Daniel-Davis Nomination

Nomination of Laura Daniel-Davis to be an Assistant Interior Secretary for Land and Minerals Management

Statement of

Laura Daniel-Davis

Nominee for the Position of

Assistant Secretary


Land and Minerals Management

at the

U.S. Department of the Interior

Before the

Energy and Natural Resources Committee

United States Senate

September 21, 2021

Good Morning Chairman Manchin, Ranking Member Barrasso, and Members of the Committee.

I’m honored to appear before you as President Biden’s nominee to be the Assistant Secretary for Land and Minerals Management at the Department of the Interior.

And I’m grateful for the Committee’s consideration of my nomination.

I am joined today by my husband Mark and my mom and dad. Our daughter is in her first year of college and unfortunately can’t be here today. My parents provided the example of public service that has guided me throughout my career - my mother as a high school teacher and later high school principal. My dad was an aide here in the Senate and a curator for many years at the Smithsonian National Museum of American History.

My sister and I spent our time outside when we were growing up. We were lucky - there was so much open space in our community, and we splashed through the river and built forts and made our own trails in the woods. It was the beginning of my appreciation for nature and wildlife, which has such a positive impact on both your mind and your physical well-being.

In addition to my family, the Department of the Interior has been one of the most significant and formative influences on my life. The leadership positions I have held have given me knowledge of the public lands, the energy programs - both on- and offshore, a deep understanding of the Department’s operations, and the importance of collaboration.

I first came to the Department in 1993, as an aide to Secretary Bruce Babbitt. That is when I first saw how much this Department touches people’s lives in very real ways every day - whether we live in the West or any other region of the country. I returned to the Department in 2009 to work for Secretary Ken Salazar. I learned from him to aspire to embody the servant-leader model: never forgetting that our government service is on behalf of everyone but yourself.

As the Department’s Chief of Staff, I helped support the transition to Secretary Sally Jewell, who ensured that we were leading with equity and fairness.

In between my service at Interior, I worked in the House of Representatives, for Congressman Mark Udall, before he was one of your colleagues here in the Senate. To me, then-Congressman Udall exemplified the bipartisan spirit I value so much, and from him I learned the key Mo Udall-ism: we can disagree without being disagreeable, in this work that we do together.

And I am now back at the Department of the Interior, humbled and grateful to be working for Secretary Deb Haaland. She is inspirational, and once again I am learning something every day in my time at the Department.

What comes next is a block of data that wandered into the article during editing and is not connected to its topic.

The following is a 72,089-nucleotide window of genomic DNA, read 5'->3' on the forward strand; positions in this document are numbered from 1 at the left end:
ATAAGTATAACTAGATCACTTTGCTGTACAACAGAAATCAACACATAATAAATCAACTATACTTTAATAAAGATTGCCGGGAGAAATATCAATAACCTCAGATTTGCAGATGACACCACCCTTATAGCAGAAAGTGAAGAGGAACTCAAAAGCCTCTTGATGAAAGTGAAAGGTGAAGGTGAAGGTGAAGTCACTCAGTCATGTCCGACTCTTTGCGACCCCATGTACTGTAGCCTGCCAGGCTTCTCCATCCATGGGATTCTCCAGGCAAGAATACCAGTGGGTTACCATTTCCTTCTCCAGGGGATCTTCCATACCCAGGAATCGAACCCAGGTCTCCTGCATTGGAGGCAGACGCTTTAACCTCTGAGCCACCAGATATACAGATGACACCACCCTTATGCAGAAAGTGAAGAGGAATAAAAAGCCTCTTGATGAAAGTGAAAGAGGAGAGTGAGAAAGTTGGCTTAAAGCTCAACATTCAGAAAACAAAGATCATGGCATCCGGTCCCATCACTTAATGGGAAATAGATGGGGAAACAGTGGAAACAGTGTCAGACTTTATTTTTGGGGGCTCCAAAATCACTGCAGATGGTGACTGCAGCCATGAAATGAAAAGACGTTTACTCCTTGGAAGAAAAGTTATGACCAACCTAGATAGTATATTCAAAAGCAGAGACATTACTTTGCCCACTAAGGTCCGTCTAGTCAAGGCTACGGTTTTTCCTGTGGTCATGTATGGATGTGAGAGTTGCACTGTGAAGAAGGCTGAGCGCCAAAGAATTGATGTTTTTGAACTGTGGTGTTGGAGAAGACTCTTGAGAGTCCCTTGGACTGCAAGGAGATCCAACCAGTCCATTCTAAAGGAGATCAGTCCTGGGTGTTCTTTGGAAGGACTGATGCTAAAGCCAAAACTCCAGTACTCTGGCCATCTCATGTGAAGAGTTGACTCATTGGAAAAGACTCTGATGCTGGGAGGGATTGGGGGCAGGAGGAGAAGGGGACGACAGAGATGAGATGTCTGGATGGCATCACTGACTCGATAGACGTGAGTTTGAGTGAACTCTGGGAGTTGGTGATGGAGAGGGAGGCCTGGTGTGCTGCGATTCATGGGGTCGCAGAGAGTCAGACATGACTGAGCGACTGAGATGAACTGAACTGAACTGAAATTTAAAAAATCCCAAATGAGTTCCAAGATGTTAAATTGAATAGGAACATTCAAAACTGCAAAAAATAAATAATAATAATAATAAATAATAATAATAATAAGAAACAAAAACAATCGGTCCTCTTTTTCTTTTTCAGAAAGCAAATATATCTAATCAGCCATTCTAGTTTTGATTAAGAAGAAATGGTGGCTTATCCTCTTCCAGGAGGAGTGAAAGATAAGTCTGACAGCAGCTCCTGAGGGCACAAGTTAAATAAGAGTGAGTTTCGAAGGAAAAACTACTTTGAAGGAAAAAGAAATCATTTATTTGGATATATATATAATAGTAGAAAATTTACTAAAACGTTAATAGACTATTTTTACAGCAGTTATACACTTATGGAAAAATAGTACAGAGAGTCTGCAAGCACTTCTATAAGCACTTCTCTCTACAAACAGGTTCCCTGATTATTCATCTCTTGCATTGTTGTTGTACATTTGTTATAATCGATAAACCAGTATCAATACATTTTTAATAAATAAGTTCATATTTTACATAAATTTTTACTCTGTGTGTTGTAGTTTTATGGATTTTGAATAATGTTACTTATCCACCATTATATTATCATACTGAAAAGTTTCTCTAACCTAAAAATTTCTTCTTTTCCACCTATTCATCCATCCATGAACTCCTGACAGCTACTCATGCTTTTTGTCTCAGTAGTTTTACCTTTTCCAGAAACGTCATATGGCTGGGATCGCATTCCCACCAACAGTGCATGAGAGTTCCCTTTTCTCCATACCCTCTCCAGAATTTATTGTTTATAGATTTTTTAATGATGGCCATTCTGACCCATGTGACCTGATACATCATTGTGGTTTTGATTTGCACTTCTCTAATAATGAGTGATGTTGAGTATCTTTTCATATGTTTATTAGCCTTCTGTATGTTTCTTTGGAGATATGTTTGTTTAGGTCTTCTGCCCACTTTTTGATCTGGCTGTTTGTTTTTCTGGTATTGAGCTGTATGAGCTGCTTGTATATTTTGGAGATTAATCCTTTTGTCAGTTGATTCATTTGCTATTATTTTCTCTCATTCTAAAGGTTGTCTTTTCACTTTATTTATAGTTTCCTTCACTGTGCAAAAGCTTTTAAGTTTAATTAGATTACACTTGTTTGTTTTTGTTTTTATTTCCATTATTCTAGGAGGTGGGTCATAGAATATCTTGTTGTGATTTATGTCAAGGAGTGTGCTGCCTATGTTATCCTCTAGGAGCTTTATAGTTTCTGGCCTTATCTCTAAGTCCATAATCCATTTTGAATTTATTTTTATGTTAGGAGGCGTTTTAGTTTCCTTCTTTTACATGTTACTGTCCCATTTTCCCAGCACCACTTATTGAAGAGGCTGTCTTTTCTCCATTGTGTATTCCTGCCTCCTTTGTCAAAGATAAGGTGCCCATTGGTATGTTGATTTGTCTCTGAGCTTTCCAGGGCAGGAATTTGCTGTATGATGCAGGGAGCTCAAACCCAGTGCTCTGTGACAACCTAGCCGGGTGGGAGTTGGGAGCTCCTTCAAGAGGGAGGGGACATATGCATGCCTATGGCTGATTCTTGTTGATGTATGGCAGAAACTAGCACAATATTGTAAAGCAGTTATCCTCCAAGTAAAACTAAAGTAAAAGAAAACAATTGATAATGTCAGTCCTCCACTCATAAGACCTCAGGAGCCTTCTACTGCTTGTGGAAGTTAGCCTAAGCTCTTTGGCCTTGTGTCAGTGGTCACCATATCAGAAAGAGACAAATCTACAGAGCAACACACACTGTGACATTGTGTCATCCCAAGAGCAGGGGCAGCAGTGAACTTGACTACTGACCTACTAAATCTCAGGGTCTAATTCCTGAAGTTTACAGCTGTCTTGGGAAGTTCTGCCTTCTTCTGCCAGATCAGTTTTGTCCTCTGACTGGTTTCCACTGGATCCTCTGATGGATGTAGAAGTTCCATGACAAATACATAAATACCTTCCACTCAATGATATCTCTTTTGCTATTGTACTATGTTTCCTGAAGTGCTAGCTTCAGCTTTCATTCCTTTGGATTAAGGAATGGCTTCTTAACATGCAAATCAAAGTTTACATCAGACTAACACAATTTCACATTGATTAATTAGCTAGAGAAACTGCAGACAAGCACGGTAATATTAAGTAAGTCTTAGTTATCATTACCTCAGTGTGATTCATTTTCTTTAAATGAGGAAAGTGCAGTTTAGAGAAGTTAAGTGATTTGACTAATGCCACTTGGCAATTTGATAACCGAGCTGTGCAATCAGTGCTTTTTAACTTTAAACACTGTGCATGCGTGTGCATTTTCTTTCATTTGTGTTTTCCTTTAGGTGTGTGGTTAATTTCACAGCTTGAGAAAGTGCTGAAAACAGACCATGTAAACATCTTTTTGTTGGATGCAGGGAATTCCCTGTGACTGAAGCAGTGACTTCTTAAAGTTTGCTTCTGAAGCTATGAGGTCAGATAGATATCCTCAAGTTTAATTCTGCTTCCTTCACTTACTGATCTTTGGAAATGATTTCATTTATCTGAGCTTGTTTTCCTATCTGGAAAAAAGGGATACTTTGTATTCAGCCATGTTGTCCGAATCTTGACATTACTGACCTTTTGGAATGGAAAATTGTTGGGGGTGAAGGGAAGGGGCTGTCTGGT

My previous positions at Interior provided me with something of a bird’s eye view of the Department, and a deep respect for its 70,000 employees. I rolled up my sleeves on issues from Klamath Basin restoration, to Deepwater Horizon emergency and recovery, and Tribal consultation.

I also gained such an appreciation for the bureaus I have been nominated to help lead: the Bureau of Land Management, the Bureau of Ocean Energy Management, the Bureau of Safety and Environmental Enforcement, and the Office of Surface Mining Reclamation and Enforcement.

I value and appreciate the BLM’s multiple use mission that makes it uniquely important for resource development, recreation, and to provide economic opportunities to working families as it manages the vast federal acreage under its jurisdiction. Offshore, the important work of BOEM and BSEE to responsibly and safely develop energy resources on our Outer Continental Shelf helps to assure our country’s energy independence. And OSMRE provides crucial support to coal communities for reclamation of former mining lands and economic development opportunities, making sure states have the tools to oversee their transitioning programs. If I am confirmed for this role, I am committed to supporting these bureaus and to working with them to understand how I can best help them be successful in their missions and for the American public.

During my time at the National Wildlife Federation, I was proud to help support the great work of many of you on the bipartisan Great American Outdoors Act, that once in a lifetime opportunity you’ve given Americans to address maintenance needs across agencies and conserve and restore lands in our communities for access, recreation, and reflection. 

The issues we face at the Department are as challenging as they are interesting, and they demand leadership that listens first, addresses underlying inequities, and strives for balanced, bipartisan, and collaborative solutions.

I strive to have an open door, to be available to different points of view and information that could guide me to make a more thoughtful decision, and to nurture the next generation of leaders who will take the mantle when we are all long past retirement.

If confirmed, I commit to working with this Committee, with the communities you serve, with states and Tribes, and the variety of other interests in our work, in the shared challenges we face. I will prioritize partnership and collaboration.

Thank you for allowing me to appear here today, and I look forward to answering your questions.

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